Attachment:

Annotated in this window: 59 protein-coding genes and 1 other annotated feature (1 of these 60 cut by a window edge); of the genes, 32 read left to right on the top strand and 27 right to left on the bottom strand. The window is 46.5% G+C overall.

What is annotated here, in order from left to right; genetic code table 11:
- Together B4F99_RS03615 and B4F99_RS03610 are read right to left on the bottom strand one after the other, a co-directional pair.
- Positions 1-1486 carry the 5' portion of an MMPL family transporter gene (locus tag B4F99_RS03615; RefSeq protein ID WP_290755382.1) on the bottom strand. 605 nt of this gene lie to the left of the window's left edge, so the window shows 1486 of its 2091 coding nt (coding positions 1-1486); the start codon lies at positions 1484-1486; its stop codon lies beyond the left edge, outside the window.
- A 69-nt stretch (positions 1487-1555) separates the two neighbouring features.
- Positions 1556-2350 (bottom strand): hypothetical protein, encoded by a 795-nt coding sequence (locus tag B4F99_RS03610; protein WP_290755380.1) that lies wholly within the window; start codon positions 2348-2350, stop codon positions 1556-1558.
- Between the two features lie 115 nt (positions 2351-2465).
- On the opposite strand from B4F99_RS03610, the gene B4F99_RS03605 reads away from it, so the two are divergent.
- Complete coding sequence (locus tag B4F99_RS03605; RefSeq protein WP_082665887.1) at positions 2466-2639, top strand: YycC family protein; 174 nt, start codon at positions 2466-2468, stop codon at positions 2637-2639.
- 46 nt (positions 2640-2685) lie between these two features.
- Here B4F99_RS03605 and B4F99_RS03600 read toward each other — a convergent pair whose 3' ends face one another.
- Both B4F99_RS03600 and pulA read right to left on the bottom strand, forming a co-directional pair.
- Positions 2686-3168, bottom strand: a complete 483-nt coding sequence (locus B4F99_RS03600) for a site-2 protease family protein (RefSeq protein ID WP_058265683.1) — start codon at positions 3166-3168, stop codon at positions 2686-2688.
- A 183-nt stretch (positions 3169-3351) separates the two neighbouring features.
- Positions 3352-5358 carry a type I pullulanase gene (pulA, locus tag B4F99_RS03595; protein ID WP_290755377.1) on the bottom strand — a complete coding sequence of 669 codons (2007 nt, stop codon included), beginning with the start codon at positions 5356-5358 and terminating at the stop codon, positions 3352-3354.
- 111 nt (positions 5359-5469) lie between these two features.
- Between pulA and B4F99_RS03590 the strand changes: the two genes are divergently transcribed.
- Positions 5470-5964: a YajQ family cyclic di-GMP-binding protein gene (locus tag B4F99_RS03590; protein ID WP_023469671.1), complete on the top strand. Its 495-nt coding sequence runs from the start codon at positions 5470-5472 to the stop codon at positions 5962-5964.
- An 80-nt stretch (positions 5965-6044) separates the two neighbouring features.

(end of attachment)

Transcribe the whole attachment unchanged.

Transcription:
Annotated in this window: 59 protein-coding genes and 1 other annotated feature (1 of these 60 cut by a window edge); of the genes, 32 read left to right on the top strand and 27 right to left on the bottom strand. The window is 46.5% G+C overall.

What is annotated here, in order from left to right; genetic code table 11:
- Together B4F99_RS03615 and B4F99_RS03610 are read right to left on the bottom strand one after the other, a co-directional pair.
- Positions 1-1486 carry the 5' portion of an MMPL family transporter gene (locus tag B4F99_RS03615; RefSeq protein ID WP_290755382.1) on the bottom strand. 605 nt of this gene lie to the left of the window's left edge, so the window shows 1486 of its 2091 coding nt (coding positions 1-1486); the start codon lies at positions 1484-1486; its stop codon lies beyond the left edge, outside the window.
- A 69-nt stretch (positions 1487-1555) separates the two neighbouring features.
- Positions 1556-2350 (bottom strand): hypothetical protein, encoded by a 795-nt coding sequence (locus tag B4F99_RS03610; protein WP_290755380.1) that lies wholly within the window; start codon positions 2348-2350, stop codon positions 1556-1558.
- Between the two features lie 115 nt (positions 2351-2465).
- On the opposite strand from B4F99_RS03610, the gene B4F99_RS03605 reads away from it, so the two are divergent.
- Complete coding sequence (locus tag B4F99_RS03605; RefSeq protein WP_082665887.1) at positions 2466-2639, top strand: YycC family protein; 174 nt, start codon at positions 2466-2468, stop codon at positions 2637-2639.
- 46 nt (positions 2640-2685) lie between these two features.
- Here B4F99_RS03605 and B4F99_RS03600 read toward each other — a convergent pair whose 3' ends face one another.
- Both B4F99_RS03600 and pulA read right to left on the bottom strand, forming a co-directional pair.
- Positions 2686-3168, bottom strand: a complete 483-nt coding sequence (locus B4F99_RS03600) for a site-2 protease family protein (RefSeq protein ID WP_058265683.1) — start codon at positions 3166-3168, stop codon at positions 2686-2688.
- A 183-nt stretch (positions 3169-3351) separates the two neighbouring features.
- Positions 3352-5358 carry a type I pullulanase gene (pulA, locus tag B4F99_RS03595; protein ID WP_290755377.1) on the bottom strand — a complete coding sequence of 669 codons (2007 nt, stop codon included), beginning with the start codon at positions 5356-5358 and terminating at the stop codon, positions 3352-3354.
- 111 nt (positions 5359-5469) lie between these two features.
- Between pulA and B4F99_RS03590 the strand changes: the two genes are divergently transcribed.
- Positions 5470-5964: a YajQ family cyclic di-GMP-binding protein gene (locus tag B4F99_RS03590; protein ID WP_023469671.1), complete on the top strand. Its 495-nt coding sequence runs from the start codon at positions 5470-5472 to the stop codon at positions 5962-5964.
- An 80-nt stretch (positions 5965-6044) separates the two neighbouring features.